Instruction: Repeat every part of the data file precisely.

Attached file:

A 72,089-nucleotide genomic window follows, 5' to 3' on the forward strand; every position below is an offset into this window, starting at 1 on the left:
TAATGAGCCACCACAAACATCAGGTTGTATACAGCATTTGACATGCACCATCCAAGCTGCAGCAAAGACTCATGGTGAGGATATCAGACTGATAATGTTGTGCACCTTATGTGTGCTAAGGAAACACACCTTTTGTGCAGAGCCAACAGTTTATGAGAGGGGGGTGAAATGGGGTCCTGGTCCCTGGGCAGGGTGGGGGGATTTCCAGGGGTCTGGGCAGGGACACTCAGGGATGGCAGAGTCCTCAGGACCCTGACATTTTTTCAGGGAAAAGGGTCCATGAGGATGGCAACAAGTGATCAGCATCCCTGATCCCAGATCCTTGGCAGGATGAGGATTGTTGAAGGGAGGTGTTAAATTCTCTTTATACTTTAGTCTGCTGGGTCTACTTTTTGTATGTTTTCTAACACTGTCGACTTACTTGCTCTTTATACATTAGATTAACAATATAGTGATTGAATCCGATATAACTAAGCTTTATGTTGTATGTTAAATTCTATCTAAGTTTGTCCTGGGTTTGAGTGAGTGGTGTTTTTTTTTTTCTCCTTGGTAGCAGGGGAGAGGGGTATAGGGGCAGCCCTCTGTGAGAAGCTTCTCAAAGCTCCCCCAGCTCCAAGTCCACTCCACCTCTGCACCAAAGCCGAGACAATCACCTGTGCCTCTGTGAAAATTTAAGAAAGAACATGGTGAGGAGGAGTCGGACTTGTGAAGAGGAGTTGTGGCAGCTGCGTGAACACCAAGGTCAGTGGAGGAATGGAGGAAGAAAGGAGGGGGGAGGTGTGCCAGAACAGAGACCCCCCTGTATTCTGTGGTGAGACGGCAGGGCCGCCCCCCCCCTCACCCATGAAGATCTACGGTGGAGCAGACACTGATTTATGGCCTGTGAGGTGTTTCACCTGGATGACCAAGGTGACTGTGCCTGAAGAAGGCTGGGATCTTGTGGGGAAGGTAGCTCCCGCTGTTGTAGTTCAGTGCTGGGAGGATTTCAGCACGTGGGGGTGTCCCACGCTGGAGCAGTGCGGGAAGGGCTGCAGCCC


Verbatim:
A 72,089-nucleotide genomic window follows, 5' to 3' on the forward strand; every position below is an offset into this window, starting at 1 on the left:
TAATGAGCCACCACAAACATCAGGTTGTATACAGCATTTGACATGCACCATCCAAGCTGCAGCAAAGACTCATGGTGAGGATATCAGACTGATAATGTTGTGCACCTTATGTGTGCTAAGGAAACACACCTTTTGTGCAGAGCCAACAGTTTATGAGAGGGGGGTGAAATGGGGTCCTGGTCCCTGGGCAGGGTGGGGGGATTTCCAGGGGTCTGGGCAGGGACACTCAGGGATGGCAGAGTCCTCAGGACCCTGACATTTTTTCAGGGAAAAGGGTCCATGAGGATGGCAACAAGTGATCAGCATCCCTGATCCCAGATCCTTGGCAGGATGAGGATTGTTGAAGGGAGGTGTTAAATTCTCTTTATACTTTAGTCTGCTGGGTCTACTTTTTGTATGTTTTCTAACACTGTCGACTTACTTGCTCTTTATACATTAGATTAACAATATAGTGATTGAATCCGATATAACTAAGCTTTATGTTGTATGTTAAATTCTATCTAAGTTTGTCCTGGGTTTGAGTGAGTGGTGTTTTTTTTTTTCTCCTTGGTAGCAGGGGAGAGGGGTATAGGGGCAGCCCTCTGTGAGAAGCTTCTCAAAGCTCCCCCAGCTCCAAGTCCACTCCACCTCTGCACCAAAGCCGAGACAATCACCTGTGCCTCTGTGAAAATTTAAGAAAGAACATGGTGAGGAGGAGTCGGACTTGTGAAGAGGAGTTGTGGCAGCTGCGTGAACACCAAGGTCAGTGGAGGAATGGAGGAAGAAAGGAGGGGGGAGGTGTGCCAGAACAGAGACCCCCCTGTATTCTGTGGTGAGACGGCAGGGCCGCCCCCCCCCTCACCCATGAAGATCTACGGTGGAGCAGACACTGATTTATGGCCTGTGAGGTGTTTCACCTGGATGACCAAGGTGACTGTGCCTGAAGAAGGCTGGGATCTTGTGGGGAAGGTAGCTCCCGCTGTTGTAGTTCAGTGCTGGGAGGATTTCAGCACGTGGGGGTGTCCCACGCTGGAGCAGTGCGGGAAGGGCTGCAGCCC